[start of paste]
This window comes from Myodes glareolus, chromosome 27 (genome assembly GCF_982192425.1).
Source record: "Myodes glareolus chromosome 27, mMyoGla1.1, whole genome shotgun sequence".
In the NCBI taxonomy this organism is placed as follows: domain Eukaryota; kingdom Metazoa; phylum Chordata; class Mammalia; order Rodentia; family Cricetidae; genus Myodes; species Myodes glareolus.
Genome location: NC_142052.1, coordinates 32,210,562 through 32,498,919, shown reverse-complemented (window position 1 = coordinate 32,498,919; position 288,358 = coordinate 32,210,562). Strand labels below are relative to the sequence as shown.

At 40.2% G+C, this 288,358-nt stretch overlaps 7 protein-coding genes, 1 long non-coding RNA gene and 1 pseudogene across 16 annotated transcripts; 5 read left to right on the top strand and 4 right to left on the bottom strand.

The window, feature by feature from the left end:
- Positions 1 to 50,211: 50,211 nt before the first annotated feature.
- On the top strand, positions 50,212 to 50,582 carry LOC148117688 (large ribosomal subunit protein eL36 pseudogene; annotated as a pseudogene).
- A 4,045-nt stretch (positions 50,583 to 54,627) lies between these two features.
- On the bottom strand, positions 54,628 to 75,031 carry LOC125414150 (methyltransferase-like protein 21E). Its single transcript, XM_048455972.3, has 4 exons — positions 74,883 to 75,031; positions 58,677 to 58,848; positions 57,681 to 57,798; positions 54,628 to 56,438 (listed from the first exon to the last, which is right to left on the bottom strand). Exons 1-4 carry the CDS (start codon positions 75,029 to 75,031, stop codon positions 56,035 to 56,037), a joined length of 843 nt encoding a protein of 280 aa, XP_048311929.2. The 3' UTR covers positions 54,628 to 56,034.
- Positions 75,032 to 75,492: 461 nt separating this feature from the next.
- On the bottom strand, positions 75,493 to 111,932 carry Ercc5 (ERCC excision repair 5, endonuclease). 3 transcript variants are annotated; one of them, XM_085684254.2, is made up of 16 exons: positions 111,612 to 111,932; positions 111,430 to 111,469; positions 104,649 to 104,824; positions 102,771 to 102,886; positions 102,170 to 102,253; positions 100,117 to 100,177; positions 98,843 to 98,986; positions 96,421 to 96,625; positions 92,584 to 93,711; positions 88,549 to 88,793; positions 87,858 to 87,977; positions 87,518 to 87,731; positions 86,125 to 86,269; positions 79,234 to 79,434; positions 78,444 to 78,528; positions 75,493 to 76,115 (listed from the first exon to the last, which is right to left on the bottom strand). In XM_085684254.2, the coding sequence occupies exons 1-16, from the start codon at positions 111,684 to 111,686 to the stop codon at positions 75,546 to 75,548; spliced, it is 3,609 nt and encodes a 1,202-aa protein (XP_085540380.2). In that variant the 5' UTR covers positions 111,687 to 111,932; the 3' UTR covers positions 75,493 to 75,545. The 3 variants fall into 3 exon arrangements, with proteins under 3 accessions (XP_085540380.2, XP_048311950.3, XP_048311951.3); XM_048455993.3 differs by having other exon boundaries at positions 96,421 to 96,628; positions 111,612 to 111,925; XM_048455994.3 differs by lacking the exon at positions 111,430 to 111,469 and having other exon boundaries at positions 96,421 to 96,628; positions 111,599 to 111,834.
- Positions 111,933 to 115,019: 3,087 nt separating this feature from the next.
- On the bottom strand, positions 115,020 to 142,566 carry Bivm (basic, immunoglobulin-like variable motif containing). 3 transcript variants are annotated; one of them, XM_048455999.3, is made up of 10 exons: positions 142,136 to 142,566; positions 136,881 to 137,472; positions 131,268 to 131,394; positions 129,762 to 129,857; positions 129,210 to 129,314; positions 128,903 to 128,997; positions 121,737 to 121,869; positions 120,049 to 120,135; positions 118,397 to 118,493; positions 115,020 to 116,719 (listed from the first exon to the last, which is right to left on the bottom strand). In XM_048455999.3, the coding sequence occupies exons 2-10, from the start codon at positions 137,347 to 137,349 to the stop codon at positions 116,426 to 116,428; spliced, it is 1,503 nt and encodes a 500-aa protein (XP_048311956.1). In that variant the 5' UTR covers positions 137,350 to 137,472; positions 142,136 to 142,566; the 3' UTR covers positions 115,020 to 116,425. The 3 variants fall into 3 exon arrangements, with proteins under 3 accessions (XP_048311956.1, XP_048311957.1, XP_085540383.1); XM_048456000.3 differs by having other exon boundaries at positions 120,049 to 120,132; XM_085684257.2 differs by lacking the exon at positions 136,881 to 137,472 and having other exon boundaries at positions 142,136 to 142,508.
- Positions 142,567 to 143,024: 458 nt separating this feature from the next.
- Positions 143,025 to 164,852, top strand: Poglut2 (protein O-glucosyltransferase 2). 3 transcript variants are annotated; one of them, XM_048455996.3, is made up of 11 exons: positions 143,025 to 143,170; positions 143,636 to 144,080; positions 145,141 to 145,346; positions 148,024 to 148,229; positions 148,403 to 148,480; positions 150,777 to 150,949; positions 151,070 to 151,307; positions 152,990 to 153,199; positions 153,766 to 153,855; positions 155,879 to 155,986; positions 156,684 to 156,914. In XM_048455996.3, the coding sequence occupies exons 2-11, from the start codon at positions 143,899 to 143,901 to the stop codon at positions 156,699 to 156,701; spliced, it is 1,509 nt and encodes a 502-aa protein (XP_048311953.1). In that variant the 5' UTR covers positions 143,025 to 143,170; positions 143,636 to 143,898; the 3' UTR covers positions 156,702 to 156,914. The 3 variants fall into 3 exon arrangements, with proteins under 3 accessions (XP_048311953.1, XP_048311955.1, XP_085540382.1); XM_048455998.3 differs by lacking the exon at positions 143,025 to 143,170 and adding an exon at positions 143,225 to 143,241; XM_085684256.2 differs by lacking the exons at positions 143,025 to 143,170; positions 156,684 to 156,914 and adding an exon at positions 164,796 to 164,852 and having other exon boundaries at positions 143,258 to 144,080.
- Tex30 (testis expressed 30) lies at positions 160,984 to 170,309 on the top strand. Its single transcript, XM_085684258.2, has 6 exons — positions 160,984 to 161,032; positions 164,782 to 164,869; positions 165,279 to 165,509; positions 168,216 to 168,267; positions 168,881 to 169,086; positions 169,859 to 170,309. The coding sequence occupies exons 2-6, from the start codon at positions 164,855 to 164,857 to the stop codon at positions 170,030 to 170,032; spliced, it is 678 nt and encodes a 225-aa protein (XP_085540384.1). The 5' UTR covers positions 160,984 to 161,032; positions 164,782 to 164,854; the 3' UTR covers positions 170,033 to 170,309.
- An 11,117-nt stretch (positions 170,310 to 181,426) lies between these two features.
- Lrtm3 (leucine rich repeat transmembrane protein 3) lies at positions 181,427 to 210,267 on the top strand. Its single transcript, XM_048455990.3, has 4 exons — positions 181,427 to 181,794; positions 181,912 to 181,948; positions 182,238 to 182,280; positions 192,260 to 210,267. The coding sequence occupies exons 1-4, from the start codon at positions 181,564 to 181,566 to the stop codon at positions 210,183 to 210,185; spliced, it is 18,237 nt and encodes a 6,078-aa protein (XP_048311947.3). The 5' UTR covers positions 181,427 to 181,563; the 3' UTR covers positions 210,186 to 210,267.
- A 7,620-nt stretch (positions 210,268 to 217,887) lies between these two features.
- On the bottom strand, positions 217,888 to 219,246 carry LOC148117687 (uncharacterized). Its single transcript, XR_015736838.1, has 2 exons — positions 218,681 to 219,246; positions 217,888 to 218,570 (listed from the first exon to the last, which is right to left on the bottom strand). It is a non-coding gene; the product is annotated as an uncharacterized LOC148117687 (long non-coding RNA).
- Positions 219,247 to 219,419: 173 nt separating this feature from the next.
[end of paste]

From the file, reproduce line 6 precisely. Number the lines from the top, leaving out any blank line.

The window, feature by feature from the left end: